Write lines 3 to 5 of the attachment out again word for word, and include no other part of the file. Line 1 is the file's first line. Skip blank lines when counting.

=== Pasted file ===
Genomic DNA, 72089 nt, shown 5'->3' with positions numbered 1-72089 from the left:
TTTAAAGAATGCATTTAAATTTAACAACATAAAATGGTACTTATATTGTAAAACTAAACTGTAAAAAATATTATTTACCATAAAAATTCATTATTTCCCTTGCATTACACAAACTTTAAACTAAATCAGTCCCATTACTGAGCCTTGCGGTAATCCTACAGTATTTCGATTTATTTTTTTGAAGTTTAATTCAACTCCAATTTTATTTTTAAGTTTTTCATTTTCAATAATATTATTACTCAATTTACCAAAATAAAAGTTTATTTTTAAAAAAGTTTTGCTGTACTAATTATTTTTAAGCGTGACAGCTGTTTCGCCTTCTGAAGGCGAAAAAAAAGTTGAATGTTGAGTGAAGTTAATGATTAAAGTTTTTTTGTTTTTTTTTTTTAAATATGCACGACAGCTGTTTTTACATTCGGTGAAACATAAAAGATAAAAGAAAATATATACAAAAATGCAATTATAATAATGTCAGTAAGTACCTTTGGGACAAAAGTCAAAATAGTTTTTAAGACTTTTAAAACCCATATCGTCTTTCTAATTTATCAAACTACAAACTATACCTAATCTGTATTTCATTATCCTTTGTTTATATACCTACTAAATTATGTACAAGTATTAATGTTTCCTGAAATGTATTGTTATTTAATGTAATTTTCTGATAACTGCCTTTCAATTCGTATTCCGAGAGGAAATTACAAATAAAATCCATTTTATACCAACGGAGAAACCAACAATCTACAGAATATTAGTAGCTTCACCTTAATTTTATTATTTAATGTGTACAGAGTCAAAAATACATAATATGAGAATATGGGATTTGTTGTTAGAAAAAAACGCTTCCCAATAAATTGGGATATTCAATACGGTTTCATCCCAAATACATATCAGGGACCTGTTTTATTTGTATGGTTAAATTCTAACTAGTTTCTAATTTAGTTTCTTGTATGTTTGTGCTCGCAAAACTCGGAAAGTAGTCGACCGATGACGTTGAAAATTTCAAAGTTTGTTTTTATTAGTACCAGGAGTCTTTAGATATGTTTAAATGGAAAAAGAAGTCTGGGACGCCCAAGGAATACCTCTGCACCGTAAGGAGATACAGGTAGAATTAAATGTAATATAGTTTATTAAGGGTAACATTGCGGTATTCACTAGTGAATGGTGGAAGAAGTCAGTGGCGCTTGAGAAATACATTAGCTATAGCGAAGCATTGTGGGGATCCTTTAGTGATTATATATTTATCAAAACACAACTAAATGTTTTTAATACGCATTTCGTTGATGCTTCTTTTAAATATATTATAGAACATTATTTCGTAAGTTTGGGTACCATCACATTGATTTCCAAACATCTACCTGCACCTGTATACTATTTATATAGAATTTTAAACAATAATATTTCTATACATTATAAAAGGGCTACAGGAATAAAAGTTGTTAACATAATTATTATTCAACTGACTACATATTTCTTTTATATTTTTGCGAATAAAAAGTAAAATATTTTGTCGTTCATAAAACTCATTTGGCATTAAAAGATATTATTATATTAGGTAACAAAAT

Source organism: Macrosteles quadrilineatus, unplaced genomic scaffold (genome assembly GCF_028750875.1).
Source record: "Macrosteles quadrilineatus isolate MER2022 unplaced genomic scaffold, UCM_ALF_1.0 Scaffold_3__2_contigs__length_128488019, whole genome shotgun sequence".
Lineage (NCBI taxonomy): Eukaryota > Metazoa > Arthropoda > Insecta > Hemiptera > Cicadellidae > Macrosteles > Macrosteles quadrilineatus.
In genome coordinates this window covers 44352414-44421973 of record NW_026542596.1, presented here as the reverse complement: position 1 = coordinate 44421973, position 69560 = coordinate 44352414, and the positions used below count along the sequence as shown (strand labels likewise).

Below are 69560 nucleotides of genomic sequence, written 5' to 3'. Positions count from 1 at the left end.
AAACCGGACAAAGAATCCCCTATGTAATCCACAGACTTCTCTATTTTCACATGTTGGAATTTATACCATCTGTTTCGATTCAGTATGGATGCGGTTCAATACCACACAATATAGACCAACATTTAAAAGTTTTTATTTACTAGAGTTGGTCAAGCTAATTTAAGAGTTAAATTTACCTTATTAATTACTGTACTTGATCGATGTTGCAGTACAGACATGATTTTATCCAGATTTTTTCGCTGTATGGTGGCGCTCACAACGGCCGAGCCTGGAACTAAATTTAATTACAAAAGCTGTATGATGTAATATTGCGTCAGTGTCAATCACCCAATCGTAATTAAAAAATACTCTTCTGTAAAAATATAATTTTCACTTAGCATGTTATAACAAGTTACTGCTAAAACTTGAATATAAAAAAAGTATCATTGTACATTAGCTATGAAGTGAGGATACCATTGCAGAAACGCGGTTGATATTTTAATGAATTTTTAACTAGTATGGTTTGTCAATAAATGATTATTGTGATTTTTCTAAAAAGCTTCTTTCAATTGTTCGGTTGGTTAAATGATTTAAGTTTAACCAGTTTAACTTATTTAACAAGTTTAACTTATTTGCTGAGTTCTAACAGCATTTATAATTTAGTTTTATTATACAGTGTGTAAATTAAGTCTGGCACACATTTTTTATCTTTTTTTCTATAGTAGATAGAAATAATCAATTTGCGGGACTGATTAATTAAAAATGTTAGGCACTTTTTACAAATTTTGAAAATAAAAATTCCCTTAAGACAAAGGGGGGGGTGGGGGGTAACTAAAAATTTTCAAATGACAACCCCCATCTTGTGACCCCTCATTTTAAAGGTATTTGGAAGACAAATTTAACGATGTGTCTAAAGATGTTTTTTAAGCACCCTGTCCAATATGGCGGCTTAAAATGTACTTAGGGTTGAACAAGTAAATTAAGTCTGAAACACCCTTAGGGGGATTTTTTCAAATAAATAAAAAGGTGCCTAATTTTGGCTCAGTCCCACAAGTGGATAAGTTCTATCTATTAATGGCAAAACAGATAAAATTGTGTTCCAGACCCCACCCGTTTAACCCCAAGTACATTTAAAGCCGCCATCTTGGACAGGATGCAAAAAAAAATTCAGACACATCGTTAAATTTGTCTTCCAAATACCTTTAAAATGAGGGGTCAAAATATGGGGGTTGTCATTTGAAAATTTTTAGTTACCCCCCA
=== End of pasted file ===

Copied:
Source organism: Macrosteles quadrilineatus, unplaced genomic scaffold (genome assembly GCF_028750875.1).
Source record: "Macrosteles quadrilineatus isolate MER2022 unplaced genomic scaffold, UCM_ALF_1.0 Scaffold_3__2_contigs__length_128488019, whole genome shotgun sequence".
Lineage (NCBI taxonomy): Eukaryota > Metazoa > Arthropoda > Insecta > Hemiptera > Cicadellidae > Macrosteles > Macrosteles quadrilineatus.